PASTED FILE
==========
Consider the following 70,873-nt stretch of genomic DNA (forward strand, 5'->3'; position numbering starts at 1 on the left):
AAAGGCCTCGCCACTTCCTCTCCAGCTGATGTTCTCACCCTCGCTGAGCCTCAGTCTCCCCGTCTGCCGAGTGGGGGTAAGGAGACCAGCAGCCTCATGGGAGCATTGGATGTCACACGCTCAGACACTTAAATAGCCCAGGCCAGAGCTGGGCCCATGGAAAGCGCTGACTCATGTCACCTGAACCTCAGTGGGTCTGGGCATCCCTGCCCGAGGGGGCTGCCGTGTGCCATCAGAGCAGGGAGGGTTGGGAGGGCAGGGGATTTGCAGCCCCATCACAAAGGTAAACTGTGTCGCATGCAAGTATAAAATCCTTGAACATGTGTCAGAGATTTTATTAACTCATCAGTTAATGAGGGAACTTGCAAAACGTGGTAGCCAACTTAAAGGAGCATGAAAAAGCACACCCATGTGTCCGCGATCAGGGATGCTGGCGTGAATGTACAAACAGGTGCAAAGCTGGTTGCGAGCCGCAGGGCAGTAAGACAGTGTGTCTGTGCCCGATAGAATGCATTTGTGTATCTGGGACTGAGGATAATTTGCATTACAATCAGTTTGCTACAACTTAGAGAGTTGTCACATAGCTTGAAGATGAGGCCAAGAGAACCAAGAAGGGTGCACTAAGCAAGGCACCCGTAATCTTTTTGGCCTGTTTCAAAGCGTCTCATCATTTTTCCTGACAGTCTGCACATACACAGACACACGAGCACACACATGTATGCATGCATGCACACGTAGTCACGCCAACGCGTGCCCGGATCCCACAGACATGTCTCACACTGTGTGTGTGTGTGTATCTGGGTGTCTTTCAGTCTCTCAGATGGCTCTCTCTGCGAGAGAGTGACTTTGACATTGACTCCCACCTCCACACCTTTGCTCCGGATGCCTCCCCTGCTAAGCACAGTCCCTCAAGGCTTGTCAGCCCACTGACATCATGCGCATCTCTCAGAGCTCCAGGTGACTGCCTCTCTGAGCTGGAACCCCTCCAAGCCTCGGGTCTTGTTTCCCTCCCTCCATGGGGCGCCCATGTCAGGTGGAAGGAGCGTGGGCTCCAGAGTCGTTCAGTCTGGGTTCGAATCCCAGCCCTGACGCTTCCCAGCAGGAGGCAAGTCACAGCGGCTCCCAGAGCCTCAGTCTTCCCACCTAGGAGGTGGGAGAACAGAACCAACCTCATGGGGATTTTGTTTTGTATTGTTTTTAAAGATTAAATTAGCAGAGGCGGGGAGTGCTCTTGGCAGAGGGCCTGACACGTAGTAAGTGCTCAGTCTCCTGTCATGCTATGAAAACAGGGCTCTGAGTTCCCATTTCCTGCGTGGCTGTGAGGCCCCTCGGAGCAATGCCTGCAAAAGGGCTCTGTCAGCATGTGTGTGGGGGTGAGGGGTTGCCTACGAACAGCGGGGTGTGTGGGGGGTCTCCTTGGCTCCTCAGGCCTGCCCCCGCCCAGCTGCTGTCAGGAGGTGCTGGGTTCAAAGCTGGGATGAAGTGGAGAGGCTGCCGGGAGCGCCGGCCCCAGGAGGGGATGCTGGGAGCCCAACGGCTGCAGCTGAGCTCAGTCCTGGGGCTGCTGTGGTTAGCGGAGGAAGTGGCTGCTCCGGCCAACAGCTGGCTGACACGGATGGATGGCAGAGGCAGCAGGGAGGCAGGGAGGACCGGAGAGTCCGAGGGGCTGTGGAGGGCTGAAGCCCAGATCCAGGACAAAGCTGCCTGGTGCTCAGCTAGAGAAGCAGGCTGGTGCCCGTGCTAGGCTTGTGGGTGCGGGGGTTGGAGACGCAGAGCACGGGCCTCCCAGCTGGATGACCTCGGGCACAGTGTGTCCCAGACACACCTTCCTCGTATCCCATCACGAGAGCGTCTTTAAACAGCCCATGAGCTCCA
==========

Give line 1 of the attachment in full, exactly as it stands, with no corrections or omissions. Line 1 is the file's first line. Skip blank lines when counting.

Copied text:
Consider the following 70,873-nt stretch of genomic DNA (forward strand, 5'->3'; position numbering starts at 1 on the left):